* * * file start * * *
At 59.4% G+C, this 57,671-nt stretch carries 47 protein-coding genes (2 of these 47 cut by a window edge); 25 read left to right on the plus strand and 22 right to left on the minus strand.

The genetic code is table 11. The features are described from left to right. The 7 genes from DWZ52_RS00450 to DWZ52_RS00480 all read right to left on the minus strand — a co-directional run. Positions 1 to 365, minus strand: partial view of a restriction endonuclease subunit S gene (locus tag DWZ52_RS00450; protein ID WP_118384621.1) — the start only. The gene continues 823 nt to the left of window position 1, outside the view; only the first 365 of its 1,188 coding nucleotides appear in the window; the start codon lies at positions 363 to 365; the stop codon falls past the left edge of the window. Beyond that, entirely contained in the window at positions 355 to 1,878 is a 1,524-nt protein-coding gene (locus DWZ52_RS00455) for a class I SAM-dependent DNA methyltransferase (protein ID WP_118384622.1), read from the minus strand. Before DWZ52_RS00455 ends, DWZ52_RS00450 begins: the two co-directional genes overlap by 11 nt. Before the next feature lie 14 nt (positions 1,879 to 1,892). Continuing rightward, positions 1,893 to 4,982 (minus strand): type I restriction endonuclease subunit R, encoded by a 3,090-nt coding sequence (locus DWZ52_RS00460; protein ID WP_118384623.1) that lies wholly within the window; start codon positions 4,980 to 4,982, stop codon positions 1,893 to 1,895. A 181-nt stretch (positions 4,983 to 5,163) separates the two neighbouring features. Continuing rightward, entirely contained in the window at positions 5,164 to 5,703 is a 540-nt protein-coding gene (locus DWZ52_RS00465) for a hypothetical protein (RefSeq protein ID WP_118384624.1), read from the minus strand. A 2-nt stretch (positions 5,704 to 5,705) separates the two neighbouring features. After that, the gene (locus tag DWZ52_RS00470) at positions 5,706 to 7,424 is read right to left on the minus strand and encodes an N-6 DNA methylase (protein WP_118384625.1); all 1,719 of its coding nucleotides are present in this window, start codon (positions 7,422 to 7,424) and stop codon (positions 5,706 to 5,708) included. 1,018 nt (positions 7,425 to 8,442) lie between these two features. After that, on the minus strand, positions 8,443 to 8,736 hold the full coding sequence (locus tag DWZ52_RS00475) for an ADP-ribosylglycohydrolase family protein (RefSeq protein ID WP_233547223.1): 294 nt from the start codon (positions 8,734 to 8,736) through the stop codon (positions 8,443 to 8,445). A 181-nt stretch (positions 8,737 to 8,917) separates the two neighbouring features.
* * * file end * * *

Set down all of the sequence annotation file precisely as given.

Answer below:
At 59.4% G+C, this 57,671-nt stretch carries 47 protein-coding genes (2 of these 47 cut by a window edge); 25 read left to right on the plus strand and 22 right to left on the minus strand.

The genetic code is table 11. The features are described from left to right. The 7 genes from DWZ52_RS00450 to DWZ52_RS00480 all read right to left on the minus strand — a co-directional run. Positions 1 to 365, minus strand: partial view of a restriction endonuclease subunit S gene (locus tag DWZ52_RS00450; protein ID WP_118384621.1) — the start only. The gene continues 823 nt to the left of window position 1, outside the view; only the first 365 of its 1,188 coding nucleotides appear in the window; the start codon lies at positions 363 to 365; the stop codon falls past the left edge of the window. Beyond that, entirely contained in the window at positions 355 to 1,878 is a 1,524-nt protein-coding gene (locus DWZ52_RS00455) for a class I SAM-dependent DNA methyltransferase (protein ID WP_118384622.1), read from the minus strand. Before DWZ52_RS00455 ends, DWZ52_RS00450 begins: the two co-directional genes overlap by 11 nt. Before the next feature lie 14 nt (positions 1,879 to 1,892). Continuing rightward, positions 1,893 to 4,982 (minus strand): type I restriction endonuclease subunit R, encoded by a 3,090-nt coding sequence (locus DWZ52_RS00460; protein ID WP_118384623.1) that lies wholly within the window; start codon positions 4,980 to 4,982, stop codon positions 1,893 to 1,895. A 181-nt stretch (positions 4,983 to 5,163) separates the two neighbouring features. Continuing rightward, entirely contained in the window at positions 5,164 to 5,703 is a 540-nt protein-coding gene (locus DWZ52_RS00465) for a hypothetical protein (RefSeq protein ID WP_118384624.1), read from the minus strand. A 2-nt stretch (positions 5,704 to 5,705) separates the two neighbouring features. After that, the gene (locus tag DWZ52_RS00470) at positions 5,706 to 7,424 is read right to left on the minus strand and encodes an N-6 DNA methylase (protein WP_118384625.1); all 1,719 of its coding nucleotides are present in this window, start codon (positions 7,422 to 7,424) and stop codon (positions 5,706 to 5,708) included. 1,018 nt (positions 7,425 to 8,442) lie between these two features. After that, on the minus strand, positions 8,443 to 8,736 hold the full coding sequence (locus tag DWZ52_RS00475) for an ADP-ribosylglycohydrolase family protein (RefSeq protein ID WP_233547223.1): 294 nt from the start codon (positions 8,734 to 8,736) through the stop codon (positions 8,443 to 8,445). A 181-nt stretch (positions 8,737 to 8,917) separates the two neighbouring features.